Botswana: More than 360 elephants die from mysterious causes

Botswana: More than 360 elephants die from mysterious causes

Some bodies were found piled up around the watercourse, while others died “falling straight in the face”, said Niall McCann, director of protection at the National Rescue Park in Great Britain.

The live elephants seen nearby looked physically weak, and one was walking in circles, unable to change direction, observers said. Other species in the area do not appear to have affected what struck the elephants.

The Botswana government is testing samples of dead elephants, but the cause of death has yet to be determined.

An unusual number of elephant carcasses was first recorded in early May, McCann said.

“It’s awful – we need to know what the hell is going on,” he said, adding that he can’t remember another time when so many elephants died from a mysterious cause.

Botswana is home 130,000 African elephants – more than any other country on the continent. The Okavango Delta, where the bodies were found, is home to about 10% of the elephants in the country, McCann said.
Botswana's return to elephant hunting will not solve any problem, the former president says
Last year, Botswana lifted the ban on elephant hunting that it had in 2014, which caused an international response. McCann said the dam cannot be ruled out this time, although the tusks are still on the elephants.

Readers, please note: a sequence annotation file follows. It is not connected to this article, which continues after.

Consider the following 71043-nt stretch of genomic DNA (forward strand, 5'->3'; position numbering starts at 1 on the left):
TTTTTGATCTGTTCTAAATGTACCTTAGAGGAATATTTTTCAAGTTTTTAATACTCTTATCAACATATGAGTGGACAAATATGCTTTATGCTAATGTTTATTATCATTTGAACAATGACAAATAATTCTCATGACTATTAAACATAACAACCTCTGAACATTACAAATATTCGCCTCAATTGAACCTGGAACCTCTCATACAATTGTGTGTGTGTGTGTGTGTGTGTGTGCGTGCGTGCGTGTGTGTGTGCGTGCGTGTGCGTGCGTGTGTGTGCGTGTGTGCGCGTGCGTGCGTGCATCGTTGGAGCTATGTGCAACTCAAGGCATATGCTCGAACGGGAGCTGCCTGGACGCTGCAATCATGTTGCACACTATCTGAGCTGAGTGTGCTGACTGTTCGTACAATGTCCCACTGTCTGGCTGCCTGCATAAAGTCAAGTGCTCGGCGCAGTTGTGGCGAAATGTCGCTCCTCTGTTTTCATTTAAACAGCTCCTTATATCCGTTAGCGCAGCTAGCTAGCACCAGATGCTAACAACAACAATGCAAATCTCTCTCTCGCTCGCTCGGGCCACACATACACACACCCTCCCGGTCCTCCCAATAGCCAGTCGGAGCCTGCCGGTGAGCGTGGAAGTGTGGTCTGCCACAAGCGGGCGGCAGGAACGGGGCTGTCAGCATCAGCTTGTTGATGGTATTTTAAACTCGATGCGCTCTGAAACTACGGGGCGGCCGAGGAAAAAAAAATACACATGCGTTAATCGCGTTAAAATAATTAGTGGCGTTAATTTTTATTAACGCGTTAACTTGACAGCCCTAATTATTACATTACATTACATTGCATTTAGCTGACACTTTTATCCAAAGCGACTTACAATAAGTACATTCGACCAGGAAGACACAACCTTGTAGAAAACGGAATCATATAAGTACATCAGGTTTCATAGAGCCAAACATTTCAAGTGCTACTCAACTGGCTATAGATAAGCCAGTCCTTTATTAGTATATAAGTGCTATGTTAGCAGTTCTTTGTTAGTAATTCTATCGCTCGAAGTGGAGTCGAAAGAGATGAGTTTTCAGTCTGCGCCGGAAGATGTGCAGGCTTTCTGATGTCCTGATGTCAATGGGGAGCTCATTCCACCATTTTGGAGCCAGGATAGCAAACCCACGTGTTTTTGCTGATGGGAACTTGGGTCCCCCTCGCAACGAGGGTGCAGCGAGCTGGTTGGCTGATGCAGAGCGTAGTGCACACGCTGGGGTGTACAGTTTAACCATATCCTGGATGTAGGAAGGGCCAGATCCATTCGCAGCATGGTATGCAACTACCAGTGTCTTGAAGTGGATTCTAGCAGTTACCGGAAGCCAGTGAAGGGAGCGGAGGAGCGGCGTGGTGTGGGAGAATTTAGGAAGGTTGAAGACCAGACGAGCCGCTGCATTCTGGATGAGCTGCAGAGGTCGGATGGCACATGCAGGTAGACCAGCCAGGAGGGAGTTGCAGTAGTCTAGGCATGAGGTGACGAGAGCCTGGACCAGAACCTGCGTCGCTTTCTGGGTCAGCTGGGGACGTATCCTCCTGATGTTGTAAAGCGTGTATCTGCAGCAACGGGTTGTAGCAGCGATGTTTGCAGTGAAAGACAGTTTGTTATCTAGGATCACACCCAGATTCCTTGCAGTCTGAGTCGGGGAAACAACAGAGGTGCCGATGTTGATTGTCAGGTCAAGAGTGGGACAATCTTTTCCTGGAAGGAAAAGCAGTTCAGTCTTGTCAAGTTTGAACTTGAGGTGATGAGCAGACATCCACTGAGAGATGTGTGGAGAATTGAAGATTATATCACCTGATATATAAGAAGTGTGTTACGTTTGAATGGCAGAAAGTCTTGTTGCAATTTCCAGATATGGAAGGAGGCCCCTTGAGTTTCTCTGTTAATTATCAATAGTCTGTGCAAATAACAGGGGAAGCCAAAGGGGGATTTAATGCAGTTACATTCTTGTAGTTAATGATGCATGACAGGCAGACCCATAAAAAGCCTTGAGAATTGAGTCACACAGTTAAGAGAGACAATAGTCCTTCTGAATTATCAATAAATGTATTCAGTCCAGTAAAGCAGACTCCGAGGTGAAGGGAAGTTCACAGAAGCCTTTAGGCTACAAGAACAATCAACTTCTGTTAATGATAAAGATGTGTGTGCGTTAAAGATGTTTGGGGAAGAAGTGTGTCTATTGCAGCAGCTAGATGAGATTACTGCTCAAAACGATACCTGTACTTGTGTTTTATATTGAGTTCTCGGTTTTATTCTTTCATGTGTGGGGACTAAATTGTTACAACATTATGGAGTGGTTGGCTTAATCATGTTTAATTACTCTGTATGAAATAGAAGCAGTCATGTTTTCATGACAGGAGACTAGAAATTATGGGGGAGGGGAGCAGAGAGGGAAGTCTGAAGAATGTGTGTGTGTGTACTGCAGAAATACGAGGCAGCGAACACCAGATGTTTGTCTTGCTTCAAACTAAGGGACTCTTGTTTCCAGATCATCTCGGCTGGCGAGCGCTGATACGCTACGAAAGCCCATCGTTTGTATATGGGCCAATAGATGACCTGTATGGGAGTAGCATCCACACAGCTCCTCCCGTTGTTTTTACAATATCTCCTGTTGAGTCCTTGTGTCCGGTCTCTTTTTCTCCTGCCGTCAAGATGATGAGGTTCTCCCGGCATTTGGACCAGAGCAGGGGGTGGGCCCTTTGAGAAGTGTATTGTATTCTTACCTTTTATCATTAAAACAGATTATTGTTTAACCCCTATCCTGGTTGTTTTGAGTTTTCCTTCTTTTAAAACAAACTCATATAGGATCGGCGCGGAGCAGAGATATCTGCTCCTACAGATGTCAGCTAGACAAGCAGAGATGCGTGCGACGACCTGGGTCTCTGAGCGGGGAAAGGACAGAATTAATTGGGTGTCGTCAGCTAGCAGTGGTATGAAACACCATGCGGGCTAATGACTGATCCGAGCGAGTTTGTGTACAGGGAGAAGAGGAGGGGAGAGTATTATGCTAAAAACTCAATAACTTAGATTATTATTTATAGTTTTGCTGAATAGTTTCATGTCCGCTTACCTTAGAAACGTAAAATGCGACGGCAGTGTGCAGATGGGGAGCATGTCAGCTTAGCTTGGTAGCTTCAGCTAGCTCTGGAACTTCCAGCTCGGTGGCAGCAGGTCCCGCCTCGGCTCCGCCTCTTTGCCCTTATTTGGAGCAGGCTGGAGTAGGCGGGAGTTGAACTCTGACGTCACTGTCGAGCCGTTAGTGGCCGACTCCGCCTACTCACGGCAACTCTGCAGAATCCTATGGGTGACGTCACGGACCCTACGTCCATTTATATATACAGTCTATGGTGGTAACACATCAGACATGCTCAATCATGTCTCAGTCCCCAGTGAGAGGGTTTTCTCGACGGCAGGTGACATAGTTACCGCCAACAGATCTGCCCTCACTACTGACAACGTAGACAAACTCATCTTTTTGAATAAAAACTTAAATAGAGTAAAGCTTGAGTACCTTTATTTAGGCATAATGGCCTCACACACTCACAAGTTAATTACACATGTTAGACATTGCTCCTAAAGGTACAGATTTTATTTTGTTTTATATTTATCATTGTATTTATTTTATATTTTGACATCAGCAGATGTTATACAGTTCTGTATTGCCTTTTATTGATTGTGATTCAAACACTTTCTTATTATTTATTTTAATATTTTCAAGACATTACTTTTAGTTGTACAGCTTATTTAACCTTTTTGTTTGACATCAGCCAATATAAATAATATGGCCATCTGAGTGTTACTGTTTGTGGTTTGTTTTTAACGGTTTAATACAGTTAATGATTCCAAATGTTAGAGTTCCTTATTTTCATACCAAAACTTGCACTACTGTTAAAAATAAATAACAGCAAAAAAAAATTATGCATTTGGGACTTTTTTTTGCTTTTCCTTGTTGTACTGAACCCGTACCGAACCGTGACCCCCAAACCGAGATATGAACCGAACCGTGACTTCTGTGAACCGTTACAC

“800 of them lie around like a magnet for criminals,” he added.

McCann said there were a number of possibilities for what could have caused the death, including a specific elephant parasite – or even Covid-19.

“What I would like to emphasize is that it could be a public health crisis,” he said.

Whatever the cause, McCann said it’s important to get to the bottom of it because the loss of elephants ’lives is already“ significant globally ”.

African elephant is classified as vulnerable on the International Union for Conservation of Nature (IUCN) Red List. The first census of the Great Elephant, a pan-African survey conducted in 2016, found that in just seven years between 2007 and 2014, the number of elephants fell by at least 30%, or 144,000.
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